Jane O’Donnell and Debbie Lamontagne own studios within the same town in northeastern Massachusetts, but they bonded over an unexpected flood that destroyed O’Donnell’s studio (and Lamontagne battling breast cancer). Just when their friendship couldn’t get any sweeter, their kids fell in love.
Friends became family when Lamontagne and O’Donnell’s kids married. Photo by Daniel Doke, courtesy of the photographer.
Lamontagne’s son Leo moved home from Chicago, where he had been dancing with Jump Rhythm Jazz Project, to help his mom. He started teaching and helping out at NASD, and, predictably, there were a few bumps in the road; mother and son occasionally butted heads. “I said to my mom one day, ‘We’re going to kill each other if we work together like this every day,'” says Leo, with a laugh. “I asked, ‘Doesn’t Jane have a daughter who works with her? I’m going to take her to lunch to find out how they’re not killing each other.'” Leo and O’Donnell’s daughter Meghan immediately realized how much they had in common and started dating—though they didn’t reveal their relationship to their mothers for quite a while.
“We knew!” protests O’Donnell. “Mothers’ intuition. I would call Debbie and say, ‘Your son was at my house last night, watching a movie.’ And she’d say, ‘Meghan came over here today.’ I told Debbie, ‘This is going to end one of two ways: They’ll end up together, or they’ll break up and one of our kids’ hearts will be broken. So we have to pinkie swear that our friendship is going to remain intact.'”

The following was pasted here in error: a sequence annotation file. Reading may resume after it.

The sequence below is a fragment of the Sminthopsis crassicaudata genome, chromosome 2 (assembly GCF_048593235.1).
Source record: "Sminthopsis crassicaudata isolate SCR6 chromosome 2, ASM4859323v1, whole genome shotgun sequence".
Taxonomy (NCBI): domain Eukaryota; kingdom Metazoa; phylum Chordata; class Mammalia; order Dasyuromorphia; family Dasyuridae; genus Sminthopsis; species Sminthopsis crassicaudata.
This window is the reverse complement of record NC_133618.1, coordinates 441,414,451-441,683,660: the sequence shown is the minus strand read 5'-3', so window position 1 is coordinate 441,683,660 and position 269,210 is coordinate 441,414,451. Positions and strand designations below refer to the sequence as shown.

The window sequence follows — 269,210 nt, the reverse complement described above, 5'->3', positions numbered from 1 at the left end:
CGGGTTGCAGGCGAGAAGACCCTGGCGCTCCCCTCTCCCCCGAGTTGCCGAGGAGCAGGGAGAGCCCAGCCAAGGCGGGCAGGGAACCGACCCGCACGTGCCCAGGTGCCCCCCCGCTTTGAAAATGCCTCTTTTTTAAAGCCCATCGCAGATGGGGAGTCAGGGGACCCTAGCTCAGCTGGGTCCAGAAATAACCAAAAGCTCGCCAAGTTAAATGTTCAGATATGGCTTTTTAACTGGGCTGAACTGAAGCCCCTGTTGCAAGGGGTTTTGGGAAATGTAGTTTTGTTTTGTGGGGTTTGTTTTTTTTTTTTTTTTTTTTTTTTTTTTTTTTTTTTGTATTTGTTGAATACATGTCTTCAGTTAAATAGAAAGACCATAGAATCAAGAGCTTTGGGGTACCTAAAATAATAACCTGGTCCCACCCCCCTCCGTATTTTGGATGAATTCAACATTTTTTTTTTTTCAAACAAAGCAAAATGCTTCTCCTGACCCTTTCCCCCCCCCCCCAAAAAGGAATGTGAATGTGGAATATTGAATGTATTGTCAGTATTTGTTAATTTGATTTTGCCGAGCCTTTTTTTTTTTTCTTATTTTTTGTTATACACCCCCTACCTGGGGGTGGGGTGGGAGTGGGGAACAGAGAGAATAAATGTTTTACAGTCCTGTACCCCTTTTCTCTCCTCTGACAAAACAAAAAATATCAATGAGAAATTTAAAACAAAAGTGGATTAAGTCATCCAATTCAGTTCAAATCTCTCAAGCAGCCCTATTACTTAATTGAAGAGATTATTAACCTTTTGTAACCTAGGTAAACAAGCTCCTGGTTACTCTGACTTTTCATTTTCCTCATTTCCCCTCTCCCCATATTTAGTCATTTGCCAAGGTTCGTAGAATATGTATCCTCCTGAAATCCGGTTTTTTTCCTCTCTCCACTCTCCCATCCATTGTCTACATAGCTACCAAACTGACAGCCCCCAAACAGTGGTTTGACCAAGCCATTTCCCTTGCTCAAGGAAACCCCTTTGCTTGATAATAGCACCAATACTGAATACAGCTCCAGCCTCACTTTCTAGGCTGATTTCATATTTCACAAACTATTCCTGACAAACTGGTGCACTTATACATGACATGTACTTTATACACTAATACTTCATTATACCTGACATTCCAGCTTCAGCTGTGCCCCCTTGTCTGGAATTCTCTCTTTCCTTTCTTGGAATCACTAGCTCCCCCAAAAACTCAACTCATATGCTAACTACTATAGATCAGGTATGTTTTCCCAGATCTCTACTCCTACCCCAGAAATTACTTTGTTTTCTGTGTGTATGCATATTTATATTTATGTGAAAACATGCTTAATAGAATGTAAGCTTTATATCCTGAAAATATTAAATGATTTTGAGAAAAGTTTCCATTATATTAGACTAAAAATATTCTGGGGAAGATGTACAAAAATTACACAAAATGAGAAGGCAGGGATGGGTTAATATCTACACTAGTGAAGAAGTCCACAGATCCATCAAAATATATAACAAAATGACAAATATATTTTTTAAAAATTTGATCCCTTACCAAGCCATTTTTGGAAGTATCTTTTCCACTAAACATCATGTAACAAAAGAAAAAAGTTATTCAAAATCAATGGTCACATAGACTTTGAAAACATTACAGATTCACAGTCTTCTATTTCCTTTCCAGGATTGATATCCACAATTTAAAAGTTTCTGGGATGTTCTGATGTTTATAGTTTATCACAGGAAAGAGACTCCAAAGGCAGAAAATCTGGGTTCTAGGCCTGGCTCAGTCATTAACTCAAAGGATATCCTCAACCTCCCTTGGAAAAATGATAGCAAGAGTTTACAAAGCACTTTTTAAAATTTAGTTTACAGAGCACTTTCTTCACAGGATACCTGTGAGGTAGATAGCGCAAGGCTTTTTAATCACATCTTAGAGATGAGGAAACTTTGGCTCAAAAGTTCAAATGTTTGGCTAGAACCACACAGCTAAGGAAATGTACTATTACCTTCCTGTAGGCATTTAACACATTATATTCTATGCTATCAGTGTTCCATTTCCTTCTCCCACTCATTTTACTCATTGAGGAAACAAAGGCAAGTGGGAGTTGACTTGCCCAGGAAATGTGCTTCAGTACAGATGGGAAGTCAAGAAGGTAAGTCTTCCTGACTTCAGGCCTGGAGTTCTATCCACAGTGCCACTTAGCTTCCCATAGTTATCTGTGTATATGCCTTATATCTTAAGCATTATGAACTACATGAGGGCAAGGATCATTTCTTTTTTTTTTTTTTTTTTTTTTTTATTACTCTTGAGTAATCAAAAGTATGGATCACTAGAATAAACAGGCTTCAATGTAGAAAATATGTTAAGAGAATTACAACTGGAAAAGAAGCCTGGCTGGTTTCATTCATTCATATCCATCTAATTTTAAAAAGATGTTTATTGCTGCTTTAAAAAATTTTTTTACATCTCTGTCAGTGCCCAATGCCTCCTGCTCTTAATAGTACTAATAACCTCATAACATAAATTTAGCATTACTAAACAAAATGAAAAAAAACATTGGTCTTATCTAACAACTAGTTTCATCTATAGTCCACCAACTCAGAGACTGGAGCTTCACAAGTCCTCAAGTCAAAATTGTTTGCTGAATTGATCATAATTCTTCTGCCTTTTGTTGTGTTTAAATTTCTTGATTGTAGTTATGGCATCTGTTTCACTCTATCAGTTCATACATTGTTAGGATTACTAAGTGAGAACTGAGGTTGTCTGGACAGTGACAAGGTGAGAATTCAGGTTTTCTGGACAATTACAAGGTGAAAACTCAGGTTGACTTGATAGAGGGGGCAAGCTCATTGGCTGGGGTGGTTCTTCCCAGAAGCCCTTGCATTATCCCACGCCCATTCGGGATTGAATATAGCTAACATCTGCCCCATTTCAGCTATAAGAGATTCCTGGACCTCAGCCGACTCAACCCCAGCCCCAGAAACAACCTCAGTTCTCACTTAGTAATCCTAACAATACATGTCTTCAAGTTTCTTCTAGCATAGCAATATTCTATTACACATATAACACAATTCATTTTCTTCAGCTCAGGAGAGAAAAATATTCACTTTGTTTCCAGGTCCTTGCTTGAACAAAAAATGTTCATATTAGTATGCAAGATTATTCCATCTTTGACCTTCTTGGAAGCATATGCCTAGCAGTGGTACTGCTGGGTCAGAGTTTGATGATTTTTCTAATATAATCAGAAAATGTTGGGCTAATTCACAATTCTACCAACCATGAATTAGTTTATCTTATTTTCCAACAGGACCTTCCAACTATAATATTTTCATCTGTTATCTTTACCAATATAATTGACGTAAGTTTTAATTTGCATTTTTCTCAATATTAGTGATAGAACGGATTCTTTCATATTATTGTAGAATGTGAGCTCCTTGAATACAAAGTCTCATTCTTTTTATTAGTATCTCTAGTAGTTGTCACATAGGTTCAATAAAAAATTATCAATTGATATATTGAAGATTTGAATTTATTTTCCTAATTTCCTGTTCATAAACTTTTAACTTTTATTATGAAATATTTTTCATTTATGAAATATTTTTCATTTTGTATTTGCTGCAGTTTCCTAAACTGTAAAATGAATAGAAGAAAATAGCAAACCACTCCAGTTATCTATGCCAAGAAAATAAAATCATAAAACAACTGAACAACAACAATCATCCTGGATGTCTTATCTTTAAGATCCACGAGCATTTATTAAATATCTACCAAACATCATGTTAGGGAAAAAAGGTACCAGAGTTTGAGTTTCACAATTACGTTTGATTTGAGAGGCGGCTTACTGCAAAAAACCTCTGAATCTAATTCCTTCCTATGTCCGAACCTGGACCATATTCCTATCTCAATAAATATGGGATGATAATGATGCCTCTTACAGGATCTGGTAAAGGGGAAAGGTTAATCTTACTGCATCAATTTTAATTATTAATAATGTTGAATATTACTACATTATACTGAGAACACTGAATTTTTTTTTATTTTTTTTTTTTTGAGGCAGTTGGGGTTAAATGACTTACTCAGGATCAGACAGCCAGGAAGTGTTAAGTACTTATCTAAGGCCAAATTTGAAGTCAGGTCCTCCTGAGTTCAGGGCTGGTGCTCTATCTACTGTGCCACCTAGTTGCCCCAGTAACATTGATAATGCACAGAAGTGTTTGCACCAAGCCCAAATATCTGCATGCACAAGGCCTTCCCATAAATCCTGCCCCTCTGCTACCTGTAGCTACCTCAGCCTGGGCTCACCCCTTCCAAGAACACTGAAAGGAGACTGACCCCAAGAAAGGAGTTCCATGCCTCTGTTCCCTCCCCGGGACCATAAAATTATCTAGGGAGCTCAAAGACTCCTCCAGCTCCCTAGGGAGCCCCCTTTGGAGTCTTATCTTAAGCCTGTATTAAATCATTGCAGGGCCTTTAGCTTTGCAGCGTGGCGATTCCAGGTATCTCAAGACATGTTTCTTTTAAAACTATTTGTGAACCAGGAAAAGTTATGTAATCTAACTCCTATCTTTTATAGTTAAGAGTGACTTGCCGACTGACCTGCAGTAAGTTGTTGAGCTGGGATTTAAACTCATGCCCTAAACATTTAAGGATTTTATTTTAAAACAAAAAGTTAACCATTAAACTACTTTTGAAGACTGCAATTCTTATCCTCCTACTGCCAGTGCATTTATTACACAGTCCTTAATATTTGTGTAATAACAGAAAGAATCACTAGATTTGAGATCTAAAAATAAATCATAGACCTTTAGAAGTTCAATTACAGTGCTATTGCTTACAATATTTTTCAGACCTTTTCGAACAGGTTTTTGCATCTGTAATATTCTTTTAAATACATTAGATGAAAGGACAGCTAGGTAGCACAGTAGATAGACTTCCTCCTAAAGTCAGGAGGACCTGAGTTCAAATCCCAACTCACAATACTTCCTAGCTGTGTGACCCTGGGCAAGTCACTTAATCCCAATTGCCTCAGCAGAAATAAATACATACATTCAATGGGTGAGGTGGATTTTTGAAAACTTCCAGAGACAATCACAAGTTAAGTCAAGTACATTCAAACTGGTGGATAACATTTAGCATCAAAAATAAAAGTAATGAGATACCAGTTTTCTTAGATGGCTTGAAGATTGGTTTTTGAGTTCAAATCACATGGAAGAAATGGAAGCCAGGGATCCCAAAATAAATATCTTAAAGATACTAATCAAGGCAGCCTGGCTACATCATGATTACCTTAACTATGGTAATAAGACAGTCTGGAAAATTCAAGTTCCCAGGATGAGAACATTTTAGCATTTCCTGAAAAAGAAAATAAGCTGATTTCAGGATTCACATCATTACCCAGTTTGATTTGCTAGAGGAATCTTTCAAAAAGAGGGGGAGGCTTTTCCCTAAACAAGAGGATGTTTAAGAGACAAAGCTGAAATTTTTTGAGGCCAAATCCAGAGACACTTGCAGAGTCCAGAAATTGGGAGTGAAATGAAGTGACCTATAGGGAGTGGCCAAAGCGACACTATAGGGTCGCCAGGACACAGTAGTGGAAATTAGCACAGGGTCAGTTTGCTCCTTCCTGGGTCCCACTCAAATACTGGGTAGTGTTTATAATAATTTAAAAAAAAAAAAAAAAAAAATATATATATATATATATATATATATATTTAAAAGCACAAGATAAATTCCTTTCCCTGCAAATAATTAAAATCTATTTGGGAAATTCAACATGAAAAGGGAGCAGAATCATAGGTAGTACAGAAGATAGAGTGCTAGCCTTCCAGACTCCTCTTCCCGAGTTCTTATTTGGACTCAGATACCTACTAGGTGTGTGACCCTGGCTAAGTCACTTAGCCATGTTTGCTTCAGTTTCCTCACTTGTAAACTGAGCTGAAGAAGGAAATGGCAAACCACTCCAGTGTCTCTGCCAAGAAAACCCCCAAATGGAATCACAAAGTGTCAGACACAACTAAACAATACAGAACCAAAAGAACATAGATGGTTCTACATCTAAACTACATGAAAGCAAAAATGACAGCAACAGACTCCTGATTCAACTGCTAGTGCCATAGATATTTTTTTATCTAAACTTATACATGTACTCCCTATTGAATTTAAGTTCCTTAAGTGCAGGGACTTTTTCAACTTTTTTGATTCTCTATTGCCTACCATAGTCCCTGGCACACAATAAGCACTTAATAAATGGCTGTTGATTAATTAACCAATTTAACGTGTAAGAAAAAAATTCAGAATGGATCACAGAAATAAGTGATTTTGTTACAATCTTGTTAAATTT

In 2014, Leo and Meghan were married in Captiva, Florida, in what O’Donnell calls “a beautiful destination wedding.” Ever the studio owner, she adds, wryly, “The timing was crappy, because it was a month before the recitals, and we were a little stressed. But it was beautifully choreographed, and we had awesome lighting and music—all the things we’re really good at.”
Both children are considering eventually taking over the management of their mothers’ studios, and the two women are getting used to being family as well as friends. “We’re still figuring out how to be family in businesses that technically compete with each other,” says O’Donnell. “But I like to think that we are Dunkin’ Donuts and Starbucks in the same town. We can offer the same thing and cohabitate.”
As their story continues to unfold, both families look with anticipation to the next chapter and marvel at the twists and turns that have shaped their story. “Whoever thought a little bit of rain could turn into so much good?” says Leo.